Sunday, June 16, 2024

The Foundry building in East Cambridge, with a shiny modern addition, is now expected to open in 2022.

Coronavirus update

City Council special meeting, 3 p.m. Monday. The council is technically off for July and August (its meeting in the middle was July 27 this year); this special meeting allows the city manager and other staff to fill in elected officials on anything having to do with efforts to keep coronavirus under control as the city reopens. Televised and watchable by Zoom video conferencing.

Bringing back the colleges

Economic Development & University Relations Committee, 10 a.m. to noon Tuesday. This committee run by vice mayor Alanna Mallon will look at universities’ campus return plans and coronavirus policies. What’s been announced: The Massachusetts Institute of Technology plans to bring back only seniors for undergraduate classes in the fall; Harvard plans to house only up to 40 percent of its undergraduates; and Lesley University expects to have students on campus for only a handful of classes that can’t be handled online, such as art studios, and will have no residence halls open at least until January. Televised and watchable by Zoom video conferencing.

Net Zero Action Plan progress report

Health & Environment Committee, 2:30 to 4:30 p.m. Tuesday. This committee run by councillor Quinton Zondervan will look over the Net Zero Action Plan progress report for the year and get a general update, with a look ahead to a five-year review process. Televised and watchable by Zoom video conferencing.

Reopening public schools

City Council and School Committee roundtable/working meeting, 5:30 to 7:30 p.m. Tuesday. The bodies plan to discuss plans for reopening Cambridge Public Schools, one day after a proposal approved by the committee last week (with some hesitation) was to be sent to the state. Televised and watchable by Zoom video conferencing.

Foundry community building

Planning Board, 6:30 p.m. Tuesday. The exciting part of the night is a formal vote to make the Foundry building at 101 Rogers St., in East Cambridge near Kendall Square, into a “multipurpose center, including community center, arts studio, theatre and offices.” It’s now expected to open – thanks to coronavirus delays – 11 months late in January 2022, after being in the works since 2015 for a building the city has owned since 2012. In the arguably less exciting part of the night, the board will hear from Porter Remedies, a recreational pot shop that plans to take over 1908 Massachusetts Ave., Porter Square, once a Wok N’ Roll Chinese Restaurant. The space has been empty since June 2018. Televised and watchable by Zoom video conferencing.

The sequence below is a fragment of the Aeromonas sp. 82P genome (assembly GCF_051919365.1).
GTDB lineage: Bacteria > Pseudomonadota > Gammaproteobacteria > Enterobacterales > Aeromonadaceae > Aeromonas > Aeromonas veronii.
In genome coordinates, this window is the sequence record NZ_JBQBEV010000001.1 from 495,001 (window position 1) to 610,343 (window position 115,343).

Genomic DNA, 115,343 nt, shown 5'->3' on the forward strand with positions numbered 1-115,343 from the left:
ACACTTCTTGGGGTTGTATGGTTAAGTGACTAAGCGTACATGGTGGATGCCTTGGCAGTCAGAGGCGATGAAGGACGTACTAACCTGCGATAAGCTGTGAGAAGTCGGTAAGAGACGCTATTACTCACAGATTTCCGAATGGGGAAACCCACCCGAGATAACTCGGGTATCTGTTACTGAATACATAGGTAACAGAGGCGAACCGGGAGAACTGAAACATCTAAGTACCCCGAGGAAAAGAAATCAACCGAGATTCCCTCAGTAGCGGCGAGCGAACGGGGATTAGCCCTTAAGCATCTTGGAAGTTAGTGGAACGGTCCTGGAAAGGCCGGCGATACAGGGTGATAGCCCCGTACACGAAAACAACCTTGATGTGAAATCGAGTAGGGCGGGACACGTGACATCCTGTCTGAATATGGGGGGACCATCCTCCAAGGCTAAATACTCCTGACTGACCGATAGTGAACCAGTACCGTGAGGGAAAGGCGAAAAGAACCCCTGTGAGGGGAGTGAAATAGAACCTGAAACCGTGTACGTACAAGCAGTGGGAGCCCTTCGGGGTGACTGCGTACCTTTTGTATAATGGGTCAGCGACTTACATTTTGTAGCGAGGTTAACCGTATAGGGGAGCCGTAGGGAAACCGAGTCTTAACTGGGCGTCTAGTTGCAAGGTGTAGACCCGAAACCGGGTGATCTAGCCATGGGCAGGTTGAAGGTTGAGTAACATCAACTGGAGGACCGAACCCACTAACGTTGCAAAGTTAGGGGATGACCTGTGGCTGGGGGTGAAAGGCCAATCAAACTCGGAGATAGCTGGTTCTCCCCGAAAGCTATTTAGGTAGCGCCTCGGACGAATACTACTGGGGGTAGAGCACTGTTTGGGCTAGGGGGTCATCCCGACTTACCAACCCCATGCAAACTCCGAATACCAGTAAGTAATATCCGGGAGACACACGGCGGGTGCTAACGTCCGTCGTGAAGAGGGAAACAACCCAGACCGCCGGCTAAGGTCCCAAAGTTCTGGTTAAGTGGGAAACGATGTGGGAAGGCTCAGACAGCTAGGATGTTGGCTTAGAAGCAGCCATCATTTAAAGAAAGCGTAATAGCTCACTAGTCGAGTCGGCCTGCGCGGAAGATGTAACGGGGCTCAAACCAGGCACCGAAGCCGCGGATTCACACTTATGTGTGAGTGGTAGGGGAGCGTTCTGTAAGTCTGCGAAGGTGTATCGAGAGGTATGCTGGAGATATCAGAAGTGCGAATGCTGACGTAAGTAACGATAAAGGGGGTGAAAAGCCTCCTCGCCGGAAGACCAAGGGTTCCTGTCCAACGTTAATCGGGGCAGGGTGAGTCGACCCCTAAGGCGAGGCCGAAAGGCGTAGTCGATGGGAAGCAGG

Body cameras for police

City Council special meeting, 2 p.m. Wednesday. The council gets together once again, this time to explore the possible use of body cameras by the Cambridge Police Department. Televised and watchable by Zoom video conferencing.

Building Rindge Commons

Board of Zoning Appeal, 6 to 11:30 p.m. Thursday. Just-A-Start, a Cambridge nonprofit developer, comes before the board with its plans for Rindge Commons, 101 units of affordable housing it wants to build in phases on the parking lot at its Rindge Tower Apartments in Alewife. Some worry about parking and density: By 2025, at least 200 people would join the existing population of around 600 in the 273 units of Just-A-Start’s tower. Next door are 504 units in two more towers called the Fresh Pond Apartments. All told, there are now around 1,159 people concentrated on the block. Watchable by Zoom video conferencing.